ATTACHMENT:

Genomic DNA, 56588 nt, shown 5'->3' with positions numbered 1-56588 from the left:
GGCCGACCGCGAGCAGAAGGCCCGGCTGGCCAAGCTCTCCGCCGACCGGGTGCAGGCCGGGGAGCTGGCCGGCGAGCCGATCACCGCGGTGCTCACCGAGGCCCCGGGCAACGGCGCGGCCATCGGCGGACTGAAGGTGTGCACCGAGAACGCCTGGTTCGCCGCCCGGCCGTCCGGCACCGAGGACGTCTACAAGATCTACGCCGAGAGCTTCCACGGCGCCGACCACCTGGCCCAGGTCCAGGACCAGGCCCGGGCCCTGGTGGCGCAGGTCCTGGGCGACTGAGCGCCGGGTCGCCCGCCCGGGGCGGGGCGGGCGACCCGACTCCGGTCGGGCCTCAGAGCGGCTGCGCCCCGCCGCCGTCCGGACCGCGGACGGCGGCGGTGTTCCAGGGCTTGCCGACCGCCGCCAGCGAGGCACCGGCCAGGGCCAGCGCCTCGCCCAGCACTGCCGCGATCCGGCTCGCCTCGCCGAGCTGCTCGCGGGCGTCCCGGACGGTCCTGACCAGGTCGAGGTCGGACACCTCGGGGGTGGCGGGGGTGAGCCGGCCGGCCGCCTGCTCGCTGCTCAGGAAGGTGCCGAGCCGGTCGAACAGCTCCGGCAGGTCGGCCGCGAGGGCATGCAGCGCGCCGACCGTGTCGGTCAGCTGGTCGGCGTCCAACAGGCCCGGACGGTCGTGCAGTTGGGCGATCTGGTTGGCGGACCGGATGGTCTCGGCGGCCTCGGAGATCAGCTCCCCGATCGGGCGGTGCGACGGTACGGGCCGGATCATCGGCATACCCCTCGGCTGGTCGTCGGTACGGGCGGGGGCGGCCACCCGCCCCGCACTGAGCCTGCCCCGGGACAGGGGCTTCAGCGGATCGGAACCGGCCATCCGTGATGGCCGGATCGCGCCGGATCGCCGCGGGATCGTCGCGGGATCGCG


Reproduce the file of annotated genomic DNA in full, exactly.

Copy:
Genomic DNA, 56588 nt, shown 5'->3' with positions numbered 1-56588 from the left:
GGCCGACCGCGAGCAGAAGGCCCGGCTGGCCAAGCTCTCCGCCGACCGGGTGCAGGCCGGGGAGCTGGCCGGCGAGCCGATCACCGCGGTGCTCACCGAGGCCCCGGGCAACGGCGCGGCCATCGGCGGACTGAAGGTGTGCACCGAGAACGCCTGGTTCGCCGCCCGGCCGTCCGGCACCGAGGACGTCTACAAGATCTACGCCGAGAGCTTCCACGGCGCCGACCACCTGGCCCAGGTCCAGGACCAGGCCCGGGCCCTGGTGGCGCAGGTCCTGGGCGACTGAGCGCCGGGTCGCCCGCCCGGGGCGGGGCGGGCGACCCGACTCCGGTCGGGCCTCAGAGCGGCTGCGCCCCGCCGCCGTCCGGACCGCGGACGGCGGCGGTGTTCCAGGGCTTGCCGACCGCCGCCAGCGAGGCACCGGCCAGGGCCAGCGCCTCGCCCAGCACTGCCGCGATCCGGCTCGCCTCGCCGAGCTGCTCGCGGGCGTCCCGGACGGTCCTGACCAGGTCGAGGTCGGACACCTCGGGGGTGGCGGGGGTGAGCCGGCCGGCCGCCTGCTCGCTGCTCAGGAAGGTGCCGAGCCGGTCGAACAGCTCCGGCAGGTCGGCCGCGAGGGCATGCAGCGCGCCGACCGTGTCGGTCAGCTGGTCGGCGTCCAACAGGCCCGGACGGTCGTGCAGTTGGGCGATCTGGTTGGCGGACCGGATGGTCTCGGCGGCCTCGGAGATCAGCTCCCCGATCGGGCGGTGCGACGGTACGGGCCGGATCATCGGCATACCCCTCGGCTGGTCGTCGGTACGGGCGGGGGCGGCCACCCGCCCCGCACTGAGCCTGCCCCGGGACAGGGGCTTCAGCGGATCGGAACCGGCCATCCGTGATGGCCGGATCGCGCCGGATCGCCGCGGGATCGTCGCGGGATCGCG